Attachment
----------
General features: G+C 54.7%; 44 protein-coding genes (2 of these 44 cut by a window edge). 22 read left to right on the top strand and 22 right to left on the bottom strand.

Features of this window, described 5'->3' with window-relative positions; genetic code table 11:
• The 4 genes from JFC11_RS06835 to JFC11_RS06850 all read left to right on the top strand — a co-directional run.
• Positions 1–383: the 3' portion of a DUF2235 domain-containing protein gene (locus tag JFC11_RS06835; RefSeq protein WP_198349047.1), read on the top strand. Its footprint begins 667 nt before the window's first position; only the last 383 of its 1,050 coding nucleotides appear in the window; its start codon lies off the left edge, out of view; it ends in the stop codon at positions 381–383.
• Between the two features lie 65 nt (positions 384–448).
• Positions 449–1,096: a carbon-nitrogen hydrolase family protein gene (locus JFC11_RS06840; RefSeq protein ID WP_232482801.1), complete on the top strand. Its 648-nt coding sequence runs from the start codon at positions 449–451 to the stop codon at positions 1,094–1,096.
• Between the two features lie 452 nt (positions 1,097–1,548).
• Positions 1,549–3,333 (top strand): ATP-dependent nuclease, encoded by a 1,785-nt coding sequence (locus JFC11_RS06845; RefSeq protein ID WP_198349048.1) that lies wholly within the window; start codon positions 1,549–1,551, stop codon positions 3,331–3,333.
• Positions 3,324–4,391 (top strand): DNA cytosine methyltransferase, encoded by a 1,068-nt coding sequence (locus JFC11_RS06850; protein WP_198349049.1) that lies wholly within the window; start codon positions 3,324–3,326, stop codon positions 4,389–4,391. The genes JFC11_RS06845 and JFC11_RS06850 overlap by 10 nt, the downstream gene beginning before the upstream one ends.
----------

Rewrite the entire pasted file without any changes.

General features: G+C 54.7%; 44 protein-coding genes (2 of these 44 cut by a window edge). 22 read left to right on the top strand and 22 right to left on the bottom strand.

Features of this window, described 5'->3' with window-relative positions; genetic code table 11:
• The 4 genes from JFC11_RS06835 to JFC11_RS06850 all read left to right on the top strand — a co-directional run.
• Positions 1–383: the 3' portion of a DUF2235 domain-containing protein gene (locus tag JFC11_RS06835; RefSeq protein WP_198349047.1), read on the top strand. Its footprint begins 667 nt before the window's first position; only the last 383 of its 1,050 coding nucleotides appear in the window; its start codon lies off the left edge, out of view; it ends in the stop codon at positions 381–383.
• Between the two features lie 65 nt (positions 384–448).
• Positions 449–1,096: a carbon-nitrogen hydrolase family protein gene (locus JFC11_RS06840; RefSeq protein ID WP_232482801.1), complete on the top strand. Its 648-nt coding sequence runs from the start codon at positions 449–451 to the stop codon at positions 1,094–1,096.
• Between the two features lie 452 nt (positions 1,097–1,548).
• Positions 1,549–3,333 (top strand): ATP-dependent nuclease, encoded by a 1,785-nt coding sequence (locus JFC11_RS06845; RefSeq protein ID WP_198349048.1) that lies wholly within the window; start codon positions 1,549–1,551, stop codon positions 3,331–3,333.
• Positions 3,324–4,391 (top strand): DNA cytosine methyltransferase, encoded by a 1,068-nt coding sequence (locus JFC11_RS06850; protein WP_198349049.1) that lies wholly within the window; start codon positions 3,324–3,326, stop codon positions 4,389–4,391. The genes JFC11_RS06845 and JFC11_RS06850 overlap by 10 nt, the downstream gene beginning before the upstream one ends.